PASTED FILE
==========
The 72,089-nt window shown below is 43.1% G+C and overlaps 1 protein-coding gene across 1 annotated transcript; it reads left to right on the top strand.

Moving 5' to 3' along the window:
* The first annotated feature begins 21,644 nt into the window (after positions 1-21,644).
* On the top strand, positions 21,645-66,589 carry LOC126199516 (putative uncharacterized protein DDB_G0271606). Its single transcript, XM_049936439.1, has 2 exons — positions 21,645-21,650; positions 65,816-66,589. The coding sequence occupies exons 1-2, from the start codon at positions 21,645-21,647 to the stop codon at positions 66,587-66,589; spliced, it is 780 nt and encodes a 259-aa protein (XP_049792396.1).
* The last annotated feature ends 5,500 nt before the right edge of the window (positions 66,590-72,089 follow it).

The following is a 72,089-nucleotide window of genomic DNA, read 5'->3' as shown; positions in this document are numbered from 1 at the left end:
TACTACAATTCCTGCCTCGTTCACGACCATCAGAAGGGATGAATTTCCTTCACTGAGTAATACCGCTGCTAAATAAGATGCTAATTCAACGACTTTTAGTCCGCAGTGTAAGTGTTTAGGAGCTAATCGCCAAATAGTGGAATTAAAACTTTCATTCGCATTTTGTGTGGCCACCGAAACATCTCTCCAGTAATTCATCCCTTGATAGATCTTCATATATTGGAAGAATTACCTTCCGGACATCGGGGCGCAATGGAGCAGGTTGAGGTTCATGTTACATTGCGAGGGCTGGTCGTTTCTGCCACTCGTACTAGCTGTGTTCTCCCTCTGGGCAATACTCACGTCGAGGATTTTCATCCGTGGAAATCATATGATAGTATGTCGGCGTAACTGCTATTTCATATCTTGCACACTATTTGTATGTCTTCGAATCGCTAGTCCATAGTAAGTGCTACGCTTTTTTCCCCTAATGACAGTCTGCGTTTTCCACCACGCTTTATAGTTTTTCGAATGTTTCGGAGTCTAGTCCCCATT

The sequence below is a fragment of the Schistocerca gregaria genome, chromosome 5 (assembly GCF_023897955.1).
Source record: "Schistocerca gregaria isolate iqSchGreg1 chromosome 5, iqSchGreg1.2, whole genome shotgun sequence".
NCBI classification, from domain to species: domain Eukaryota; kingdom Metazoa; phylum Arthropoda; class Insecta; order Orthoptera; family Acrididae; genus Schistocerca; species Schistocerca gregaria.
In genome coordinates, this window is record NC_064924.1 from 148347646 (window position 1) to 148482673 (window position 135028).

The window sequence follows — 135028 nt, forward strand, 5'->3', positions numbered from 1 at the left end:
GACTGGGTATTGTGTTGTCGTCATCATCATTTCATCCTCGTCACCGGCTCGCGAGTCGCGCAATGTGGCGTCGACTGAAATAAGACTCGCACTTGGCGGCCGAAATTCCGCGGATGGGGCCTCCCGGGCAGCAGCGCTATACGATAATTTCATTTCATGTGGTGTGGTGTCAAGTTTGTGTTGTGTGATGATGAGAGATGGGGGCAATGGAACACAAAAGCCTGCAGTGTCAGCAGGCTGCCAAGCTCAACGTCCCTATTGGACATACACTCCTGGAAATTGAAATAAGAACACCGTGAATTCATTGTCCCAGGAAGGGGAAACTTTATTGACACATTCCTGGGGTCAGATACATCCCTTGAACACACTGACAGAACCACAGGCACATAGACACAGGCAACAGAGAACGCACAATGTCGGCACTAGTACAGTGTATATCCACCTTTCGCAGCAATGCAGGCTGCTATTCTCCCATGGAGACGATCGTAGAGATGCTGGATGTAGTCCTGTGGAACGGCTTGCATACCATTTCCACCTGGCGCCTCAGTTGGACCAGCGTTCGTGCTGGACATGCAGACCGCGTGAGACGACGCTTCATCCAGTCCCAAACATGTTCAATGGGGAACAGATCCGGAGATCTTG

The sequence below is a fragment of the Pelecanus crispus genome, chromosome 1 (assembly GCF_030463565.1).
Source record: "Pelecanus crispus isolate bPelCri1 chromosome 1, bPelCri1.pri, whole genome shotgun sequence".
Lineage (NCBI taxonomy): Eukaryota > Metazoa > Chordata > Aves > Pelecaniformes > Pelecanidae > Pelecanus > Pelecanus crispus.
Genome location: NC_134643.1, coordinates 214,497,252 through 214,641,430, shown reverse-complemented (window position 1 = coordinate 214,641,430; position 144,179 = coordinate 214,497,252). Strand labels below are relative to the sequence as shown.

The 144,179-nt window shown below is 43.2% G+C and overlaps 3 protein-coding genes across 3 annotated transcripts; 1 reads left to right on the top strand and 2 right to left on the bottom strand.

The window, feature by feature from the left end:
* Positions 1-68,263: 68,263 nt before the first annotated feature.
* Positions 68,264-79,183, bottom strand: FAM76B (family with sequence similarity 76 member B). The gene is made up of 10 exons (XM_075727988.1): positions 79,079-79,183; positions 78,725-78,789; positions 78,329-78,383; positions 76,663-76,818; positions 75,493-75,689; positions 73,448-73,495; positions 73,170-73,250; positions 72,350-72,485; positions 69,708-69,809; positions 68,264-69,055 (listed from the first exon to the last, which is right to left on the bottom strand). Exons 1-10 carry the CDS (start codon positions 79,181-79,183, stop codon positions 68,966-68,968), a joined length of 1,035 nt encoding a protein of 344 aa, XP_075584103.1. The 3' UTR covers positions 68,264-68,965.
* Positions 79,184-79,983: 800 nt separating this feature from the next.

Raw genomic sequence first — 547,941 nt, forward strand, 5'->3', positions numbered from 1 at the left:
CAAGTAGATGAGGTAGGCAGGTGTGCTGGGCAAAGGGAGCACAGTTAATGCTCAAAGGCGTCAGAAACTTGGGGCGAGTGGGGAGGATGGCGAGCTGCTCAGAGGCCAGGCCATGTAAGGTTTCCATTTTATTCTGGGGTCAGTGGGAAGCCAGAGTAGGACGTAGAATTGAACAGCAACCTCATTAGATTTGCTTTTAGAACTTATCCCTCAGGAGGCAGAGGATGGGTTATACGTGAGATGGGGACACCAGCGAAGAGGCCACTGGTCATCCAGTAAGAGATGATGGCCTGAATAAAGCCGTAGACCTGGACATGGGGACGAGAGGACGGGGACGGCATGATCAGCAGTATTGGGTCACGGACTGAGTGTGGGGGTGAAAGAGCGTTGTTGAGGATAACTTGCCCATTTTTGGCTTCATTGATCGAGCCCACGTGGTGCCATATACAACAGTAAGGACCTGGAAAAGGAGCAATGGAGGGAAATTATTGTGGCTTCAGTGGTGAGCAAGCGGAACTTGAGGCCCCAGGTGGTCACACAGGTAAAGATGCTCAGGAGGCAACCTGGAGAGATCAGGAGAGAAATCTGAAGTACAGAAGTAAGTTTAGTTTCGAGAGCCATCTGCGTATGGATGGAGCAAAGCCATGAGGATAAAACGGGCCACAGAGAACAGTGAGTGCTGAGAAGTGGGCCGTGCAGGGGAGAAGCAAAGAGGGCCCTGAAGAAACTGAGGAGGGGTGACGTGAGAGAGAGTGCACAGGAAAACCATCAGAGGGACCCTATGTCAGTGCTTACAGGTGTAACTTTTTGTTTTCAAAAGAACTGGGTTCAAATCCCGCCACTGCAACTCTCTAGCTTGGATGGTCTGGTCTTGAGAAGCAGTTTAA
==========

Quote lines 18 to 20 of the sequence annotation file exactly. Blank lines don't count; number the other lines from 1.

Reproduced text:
The 144,179-nt window shown below is 43.2% G+C and overlaps 3 protein-coding genes across 3 annotated transcripts; 1 reads left to right on the top strand and 2 right to left on the bottom strand.

The window, feature by feature from the left end:
* Positions 1-68,263: 68,263 nt before the first annotated feature.